Tunisian health minister fired over Covid-19 wave

Tunisian Prime Minister Hichem Mechichi fired Health Minister Faouzi Mehdi on Tuesday, Mechichi’s office said, amid a surge in coronavirus cases in the North African country.

The ministry said earlier this month that Tunisia’s health system had “collapsed” under the weight of the pandemic, which has killed more than 17,000 in a population of about 12 million.

Mechichi’s office announced Mehdi’s resignation in a short statement, without giving a reason for the move.

It said Social Affairs Minister Mohamed Trabelsi would lead the ministry in a temporary capacity.

Mehdi had started a temporary opening of vaccination stations for all Tunisians over 18 for Tuesday and Wednesday, sparking a stampede.

The ministry finally restricted access to vaccination to people over 40 on Wednesday to prevent another stampede.

Mehdi’s resignation is another example of instability in a government that has seen several ministers resign over tensions with parliament and the presidency.

On Sunday, Tunisia reported 117 new deaths from the coronavirus and 2,520 new cases, bringing the total number of recorded cases to more than half a million.

Health Ministry spokeswoman Nissaf Ben Alya said on July 8 that the health situation was “catastrophic” and told a local radio station that “unfortunately, the health system has collapsed”.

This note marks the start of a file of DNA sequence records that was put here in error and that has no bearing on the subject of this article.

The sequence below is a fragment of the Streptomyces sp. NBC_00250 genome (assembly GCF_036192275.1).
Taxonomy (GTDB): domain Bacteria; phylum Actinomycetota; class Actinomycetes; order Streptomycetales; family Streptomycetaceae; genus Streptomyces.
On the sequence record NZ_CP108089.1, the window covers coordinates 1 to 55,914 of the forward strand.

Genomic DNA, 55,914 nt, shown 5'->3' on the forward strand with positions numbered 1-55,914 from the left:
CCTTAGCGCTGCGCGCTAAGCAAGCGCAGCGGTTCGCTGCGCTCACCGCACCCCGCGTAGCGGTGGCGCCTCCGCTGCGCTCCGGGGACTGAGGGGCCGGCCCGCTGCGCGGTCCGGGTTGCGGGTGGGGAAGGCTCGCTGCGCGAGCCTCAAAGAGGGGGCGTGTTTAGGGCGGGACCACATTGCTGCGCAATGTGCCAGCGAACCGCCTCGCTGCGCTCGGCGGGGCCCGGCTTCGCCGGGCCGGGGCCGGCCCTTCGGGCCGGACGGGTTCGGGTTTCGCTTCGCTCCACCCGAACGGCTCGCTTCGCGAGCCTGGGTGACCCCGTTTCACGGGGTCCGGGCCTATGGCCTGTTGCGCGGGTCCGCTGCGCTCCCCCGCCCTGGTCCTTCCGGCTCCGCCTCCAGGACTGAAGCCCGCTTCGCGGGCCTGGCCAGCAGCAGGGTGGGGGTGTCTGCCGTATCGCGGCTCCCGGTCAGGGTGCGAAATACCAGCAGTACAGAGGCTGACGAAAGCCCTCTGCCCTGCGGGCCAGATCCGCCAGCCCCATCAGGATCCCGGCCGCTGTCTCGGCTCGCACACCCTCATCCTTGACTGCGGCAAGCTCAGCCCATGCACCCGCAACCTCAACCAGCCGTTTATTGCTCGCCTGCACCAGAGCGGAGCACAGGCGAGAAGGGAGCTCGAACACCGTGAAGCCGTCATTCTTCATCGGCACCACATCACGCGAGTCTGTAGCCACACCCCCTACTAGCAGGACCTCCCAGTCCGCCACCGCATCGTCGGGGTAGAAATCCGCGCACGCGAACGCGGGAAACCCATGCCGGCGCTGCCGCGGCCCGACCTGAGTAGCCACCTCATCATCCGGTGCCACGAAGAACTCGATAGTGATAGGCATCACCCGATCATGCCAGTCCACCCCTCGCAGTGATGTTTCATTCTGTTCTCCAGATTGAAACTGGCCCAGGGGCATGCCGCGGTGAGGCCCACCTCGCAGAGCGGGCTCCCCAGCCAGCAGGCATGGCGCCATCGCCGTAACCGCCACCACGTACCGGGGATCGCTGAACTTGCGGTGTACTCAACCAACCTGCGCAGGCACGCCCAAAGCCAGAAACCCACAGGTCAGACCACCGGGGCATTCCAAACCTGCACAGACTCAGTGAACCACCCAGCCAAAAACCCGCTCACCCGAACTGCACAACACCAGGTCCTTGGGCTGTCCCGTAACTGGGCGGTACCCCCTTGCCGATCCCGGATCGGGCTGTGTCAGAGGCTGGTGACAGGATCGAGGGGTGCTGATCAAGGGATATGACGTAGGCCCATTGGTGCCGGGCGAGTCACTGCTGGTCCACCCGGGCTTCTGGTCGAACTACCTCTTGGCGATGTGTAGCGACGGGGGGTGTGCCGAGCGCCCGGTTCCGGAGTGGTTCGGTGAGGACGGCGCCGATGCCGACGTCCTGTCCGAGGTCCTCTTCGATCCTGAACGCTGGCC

Some bodies of Covid victims have been in rooms next to other patients for up to 24 hours, as there were not enough staff to organize their transfer to overcrowded morgues.

The Health Ministry’s Facebook page said that dedicated field hospitals set up in recent months are no longer sufficient.

Following Ben Alya’s announcement, the government of war-torn neighboring Libya said it had decided to close their common border and suspend air links with Tunisia for a week.

Countries from the Gulf States to former colonial power France and even poor Mauritania have sent medical aid.

Since June 20, authorities have imposed a total lockdown on six regions and a partial lockdown in the capital.

Tunisians have experienced a decade of political instability and economic crisis since their 2011 revolution that overthrew dictator Zine El Abidine Ben Ali, causing vital public services to crumble.


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